SA Dakar Toyotas in the works
SA TEAM TO TAKE ON DAKAR 2013: Team principal Glyn Hall (left) hopes the new 5.0 Toyota Hilux will carry South Africa's Dakar 2013 hopefuls to victory in South America.
Toyota has started building the Hilux bakkies that will carry South Africa's 2013 Dakar Rally hopefuls throughout the challenging race in South America.
Chief engineer Michael Jardim completed the design 40 days after creating the first of many technical drawings on his laptop in July.
Four days of testing in the Namib Desert south of Walvis Bay served as the benchmark for the new racing Hilux which will compete in the 15-day marathon through Peru, Argentina and Chile from January 5.
NO ROOM FOR ERROR
The truck will have a five-litre V8 which Toyota says will generate more torque than the 2012 4.6. Overall, the new Hilux weighs 40kg more than the 2012 Dakar challenger and the team will now have to compete in a different weight class.
Giniel de Villiers and Dirk von Zitzewitz, winners of the 2009 Dakar and third in 2012, as well Duncan Vos and Rob Howie will again crew the two South African-designed and built entries.
Team principal Glyn Hall said: “Ahead of us lie a crucial 1000 man hours during which the team will build a brand new chassis plus all the fabricated and machined components before the rest of the new racing pick-up is assembled.
“We’ve also taken into account new Dakar regulations which will see a wider car that will enable us to provide a roomier and more comfortable cabin. The vehicle will also have a lower centre of gravity to make it more adaptable to both Dakar and South African championship conditions.
“We now have a five-litre version of Toyota’s latest aluminium production V8 engine which develops more torque than the 2012 4.6. This gives better sand performance but, surprisingly, makes little difference on gravel. The extra 40kg puts us in a higher weight category but doesn’t seem to hamper the gravel performance too much."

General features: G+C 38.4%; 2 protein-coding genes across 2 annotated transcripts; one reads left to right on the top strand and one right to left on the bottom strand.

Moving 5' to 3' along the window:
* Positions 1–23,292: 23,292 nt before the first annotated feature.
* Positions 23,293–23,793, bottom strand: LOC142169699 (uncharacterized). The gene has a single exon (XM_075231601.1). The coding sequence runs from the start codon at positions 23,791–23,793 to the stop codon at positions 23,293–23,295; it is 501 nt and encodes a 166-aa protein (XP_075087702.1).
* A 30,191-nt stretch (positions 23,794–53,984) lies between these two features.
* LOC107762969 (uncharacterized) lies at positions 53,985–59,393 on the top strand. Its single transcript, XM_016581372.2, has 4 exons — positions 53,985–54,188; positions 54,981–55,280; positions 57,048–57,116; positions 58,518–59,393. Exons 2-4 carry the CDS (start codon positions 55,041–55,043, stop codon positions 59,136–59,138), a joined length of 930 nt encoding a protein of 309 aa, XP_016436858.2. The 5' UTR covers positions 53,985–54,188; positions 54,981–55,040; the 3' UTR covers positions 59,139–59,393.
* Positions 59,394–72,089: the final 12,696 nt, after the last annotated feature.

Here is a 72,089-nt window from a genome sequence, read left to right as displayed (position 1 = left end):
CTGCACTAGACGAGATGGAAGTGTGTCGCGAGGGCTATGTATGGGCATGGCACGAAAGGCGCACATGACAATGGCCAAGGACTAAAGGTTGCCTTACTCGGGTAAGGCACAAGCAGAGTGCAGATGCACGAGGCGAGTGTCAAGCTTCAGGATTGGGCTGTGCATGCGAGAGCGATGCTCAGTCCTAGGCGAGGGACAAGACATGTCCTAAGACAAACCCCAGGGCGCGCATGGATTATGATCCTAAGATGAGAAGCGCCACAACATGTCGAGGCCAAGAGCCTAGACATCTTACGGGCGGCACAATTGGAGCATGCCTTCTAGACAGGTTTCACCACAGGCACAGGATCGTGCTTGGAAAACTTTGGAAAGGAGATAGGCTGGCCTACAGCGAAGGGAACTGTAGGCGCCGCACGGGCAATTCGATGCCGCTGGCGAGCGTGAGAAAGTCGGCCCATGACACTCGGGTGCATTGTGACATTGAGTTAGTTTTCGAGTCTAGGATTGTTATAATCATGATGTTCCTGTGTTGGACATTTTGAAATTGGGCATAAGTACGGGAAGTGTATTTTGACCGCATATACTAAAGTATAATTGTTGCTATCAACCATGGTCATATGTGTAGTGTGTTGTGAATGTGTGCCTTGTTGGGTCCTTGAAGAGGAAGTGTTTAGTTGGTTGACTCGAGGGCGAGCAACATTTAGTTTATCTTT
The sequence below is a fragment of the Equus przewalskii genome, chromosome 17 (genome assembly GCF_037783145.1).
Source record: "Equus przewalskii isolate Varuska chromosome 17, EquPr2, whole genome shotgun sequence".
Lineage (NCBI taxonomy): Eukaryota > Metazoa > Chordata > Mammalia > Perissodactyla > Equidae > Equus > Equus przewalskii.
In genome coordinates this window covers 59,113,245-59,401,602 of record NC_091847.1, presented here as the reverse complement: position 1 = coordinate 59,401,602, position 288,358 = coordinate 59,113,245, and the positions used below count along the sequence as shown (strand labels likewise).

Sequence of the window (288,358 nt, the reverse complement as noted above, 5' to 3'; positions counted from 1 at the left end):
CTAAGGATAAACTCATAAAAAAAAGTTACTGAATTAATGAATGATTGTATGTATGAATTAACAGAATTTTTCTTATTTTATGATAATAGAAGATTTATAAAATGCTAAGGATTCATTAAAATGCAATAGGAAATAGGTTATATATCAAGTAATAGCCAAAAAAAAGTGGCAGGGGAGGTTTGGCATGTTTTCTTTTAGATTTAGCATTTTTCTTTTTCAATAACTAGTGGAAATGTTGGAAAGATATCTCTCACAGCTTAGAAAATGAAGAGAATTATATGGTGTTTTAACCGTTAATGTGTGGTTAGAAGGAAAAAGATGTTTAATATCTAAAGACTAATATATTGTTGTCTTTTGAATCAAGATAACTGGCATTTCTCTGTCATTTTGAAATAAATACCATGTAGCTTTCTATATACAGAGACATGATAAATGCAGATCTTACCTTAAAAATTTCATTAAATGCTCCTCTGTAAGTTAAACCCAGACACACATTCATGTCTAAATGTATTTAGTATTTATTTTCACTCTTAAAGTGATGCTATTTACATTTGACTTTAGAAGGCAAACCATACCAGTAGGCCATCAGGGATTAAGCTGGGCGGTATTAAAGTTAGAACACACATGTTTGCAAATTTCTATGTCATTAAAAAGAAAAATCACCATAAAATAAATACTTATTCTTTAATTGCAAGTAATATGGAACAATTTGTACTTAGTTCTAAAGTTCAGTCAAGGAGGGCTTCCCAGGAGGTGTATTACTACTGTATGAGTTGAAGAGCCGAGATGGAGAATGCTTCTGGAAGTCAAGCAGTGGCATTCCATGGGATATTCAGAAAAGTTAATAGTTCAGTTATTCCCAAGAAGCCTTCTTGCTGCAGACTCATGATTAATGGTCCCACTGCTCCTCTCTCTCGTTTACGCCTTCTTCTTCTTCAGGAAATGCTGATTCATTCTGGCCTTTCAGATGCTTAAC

FLIGHT TO TRIUMPH?
Hall said new Dakar rules would work in the team's favour. “Changes we’ve made since the Dakar and tested in our National championship have made it a little easier to drive, we have better traction out of corners, better turn-in and a better ride. We’re better off than we were at the end of this year’s race in terms of seconds per kilometre on gravel.
Many days of preparation lie ahead for the South African team before the two double cabs and equipment are loaded in a South African Airways freighter for the flight to South America in December 2002.
Hall warned: "Time is tight and the clock is ticking. I’m confident we will meet our deadlines. We’ve been building off-road race vehicles for the past 12 years and have a highly skilled and dedicated team.
"The trick is to do the job right the first time. We don’t have the luxury of being able to fix mistakes.”